It would be an act of stupidity, if not downright suicide, to follow a madman off an opening bascule bridge, in hope rather than expectation of landing on the other side. North would almost certainly die. He really shouldn’t make the leap, he knew, even as his lungs sucked down more air in preparation for it, and his mind tried and failed to persuade him to slow down. His body was breakable. Shouldn’t his body be listening to what reason was saying? But still, North kept building speed, running faster, harder. Pumped. Because his priority was not and never would be his own breakable body, it was the predator with knives instead of hands. The predator who – if he wasn’t in the Thames or dead – could already be slipping and sliding down the far side of the bridge to scythe and carve his bloody way through innocent Londoners, and North couldn’t have that. Anything was better than that. Wasn’t it?

The climb getting steeper.

No! he ordered himself. Abort mission! he told his body. Because making the jump was the act of a reckless lunatic. And he wasn’t a reckless lunatic.

Was he?

Maybe so and maybe not. But the truth was North was a predator as much as any lone wolf with knives for hands. The rhythm of his pace was out of step with the rhythm of his heart, everything disconnected and out of sorts. And there was a moment when North wanted to laugh. Roadrunner. Himself as a kid watching a cartoon wolf running straight off a clifftop, his furry legs a blur as he tried to stay up, the long drop down into the canyon. Always the same. The cartoon wolf never learning from history – an endless plummet to his doom. And if ever there was a time to listen to reason rather than follow some primitive instinct, it was right this second. There would be police on the other side of the bridge, he assured himself. It wasn’t up to him alone to stop the bad guy and save the world. He had done everything he could. North gave himself permission to pull away from the chase, to stop before it was too late, but his body wouldn’t stop moving. Wanting to stop and wanting not to stop. Because he hadn’t done everything. Not yet anyway.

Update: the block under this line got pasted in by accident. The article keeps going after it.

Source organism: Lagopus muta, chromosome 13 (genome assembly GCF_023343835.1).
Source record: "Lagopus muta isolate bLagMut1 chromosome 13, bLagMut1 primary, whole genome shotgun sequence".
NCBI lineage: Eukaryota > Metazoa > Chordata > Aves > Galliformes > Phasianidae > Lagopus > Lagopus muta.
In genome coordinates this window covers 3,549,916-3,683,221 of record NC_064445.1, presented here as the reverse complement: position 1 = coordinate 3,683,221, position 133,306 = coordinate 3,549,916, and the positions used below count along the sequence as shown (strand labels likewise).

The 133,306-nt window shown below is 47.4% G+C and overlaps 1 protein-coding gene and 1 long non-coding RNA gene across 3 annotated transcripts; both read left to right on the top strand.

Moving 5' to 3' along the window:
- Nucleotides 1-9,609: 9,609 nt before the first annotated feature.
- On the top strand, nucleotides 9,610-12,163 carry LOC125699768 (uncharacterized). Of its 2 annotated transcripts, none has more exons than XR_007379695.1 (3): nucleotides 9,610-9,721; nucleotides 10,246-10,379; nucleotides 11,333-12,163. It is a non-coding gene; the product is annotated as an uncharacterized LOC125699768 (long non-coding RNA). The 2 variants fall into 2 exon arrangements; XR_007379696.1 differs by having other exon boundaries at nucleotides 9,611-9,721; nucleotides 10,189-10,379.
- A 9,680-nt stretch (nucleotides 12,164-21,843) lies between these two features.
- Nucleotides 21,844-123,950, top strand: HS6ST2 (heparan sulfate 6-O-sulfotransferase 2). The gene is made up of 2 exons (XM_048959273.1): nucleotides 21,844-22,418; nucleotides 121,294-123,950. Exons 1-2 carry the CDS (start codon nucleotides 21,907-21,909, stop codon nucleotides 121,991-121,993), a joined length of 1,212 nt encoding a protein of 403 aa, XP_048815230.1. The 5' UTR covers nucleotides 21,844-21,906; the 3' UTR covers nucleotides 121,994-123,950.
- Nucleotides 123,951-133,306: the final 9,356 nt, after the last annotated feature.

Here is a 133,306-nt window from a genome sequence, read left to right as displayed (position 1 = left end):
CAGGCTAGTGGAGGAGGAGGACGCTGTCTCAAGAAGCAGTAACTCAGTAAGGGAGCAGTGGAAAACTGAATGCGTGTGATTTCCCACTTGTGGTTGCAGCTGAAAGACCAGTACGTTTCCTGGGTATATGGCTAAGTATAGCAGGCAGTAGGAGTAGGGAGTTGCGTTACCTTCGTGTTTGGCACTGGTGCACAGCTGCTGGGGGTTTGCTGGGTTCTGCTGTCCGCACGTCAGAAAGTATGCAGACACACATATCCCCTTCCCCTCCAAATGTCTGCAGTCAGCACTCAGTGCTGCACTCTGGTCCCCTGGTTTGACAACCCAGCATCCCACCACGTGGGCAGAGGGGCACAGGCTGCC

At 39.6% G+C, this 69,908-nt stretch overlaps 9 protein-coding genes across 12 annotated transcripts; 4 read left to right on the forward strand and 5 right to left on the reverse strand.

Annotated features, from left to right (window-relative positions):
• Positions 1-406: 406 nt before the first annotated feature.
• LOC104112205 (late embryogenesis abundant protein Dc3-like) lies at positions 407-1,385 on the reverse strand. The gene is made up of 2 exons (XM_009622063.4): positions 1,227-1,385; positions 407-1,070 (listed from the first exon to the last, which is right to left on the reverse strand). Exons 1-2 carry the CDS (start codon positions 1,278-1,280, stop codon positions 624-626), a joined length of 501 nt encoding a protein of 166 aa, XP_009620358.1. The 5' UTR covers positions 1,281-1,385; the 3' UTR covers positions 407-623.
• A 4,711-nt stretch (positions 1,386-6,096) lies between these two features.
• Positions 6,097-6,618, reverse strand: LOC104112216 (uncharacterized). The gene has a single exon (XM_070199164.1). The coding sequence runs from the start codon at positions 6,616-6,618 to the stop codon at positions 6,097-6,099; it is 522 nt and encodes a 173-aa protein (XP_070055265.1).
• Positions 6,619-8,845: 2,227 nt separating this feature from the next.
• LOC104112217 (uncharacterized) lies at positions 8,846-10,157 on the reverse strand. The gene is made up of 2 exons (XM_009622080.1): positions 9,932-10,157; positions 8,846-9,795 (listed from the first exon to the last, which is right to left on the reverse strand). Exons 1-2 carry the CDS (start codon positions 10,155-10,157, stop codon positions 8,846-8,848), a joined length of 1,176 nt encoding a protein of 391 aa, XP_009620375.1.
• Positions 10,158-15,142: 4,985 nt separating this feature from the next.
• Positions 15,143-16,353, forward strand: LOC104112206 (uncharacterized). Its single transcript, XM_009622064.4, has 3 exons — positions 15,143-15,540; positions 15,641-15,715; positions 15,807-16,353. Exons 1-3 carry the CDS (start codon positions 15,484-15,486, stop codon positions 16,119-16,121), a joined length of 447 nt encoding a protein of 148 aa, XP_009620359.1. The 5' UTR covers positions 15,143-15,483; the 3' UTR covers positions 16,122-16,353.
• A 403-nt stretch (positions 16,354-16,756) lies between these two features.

North knew his own folly even as his knee bent, taking the weight, powering up through the ground, forcing the kinetic energy through his glutes, hamstrings, quadriceps and calf muscles, the heel and ball of his foot, lifting off, scissoring through the cold spring air, reaching with every fibre for the other side of the bridge. The Thames below. Travelling through the cold biting air. Desperate for the hard landing of the bridge. Still reaching, grasping only air, reaching further. Willing himself to reach the other side, which was still moving away from him.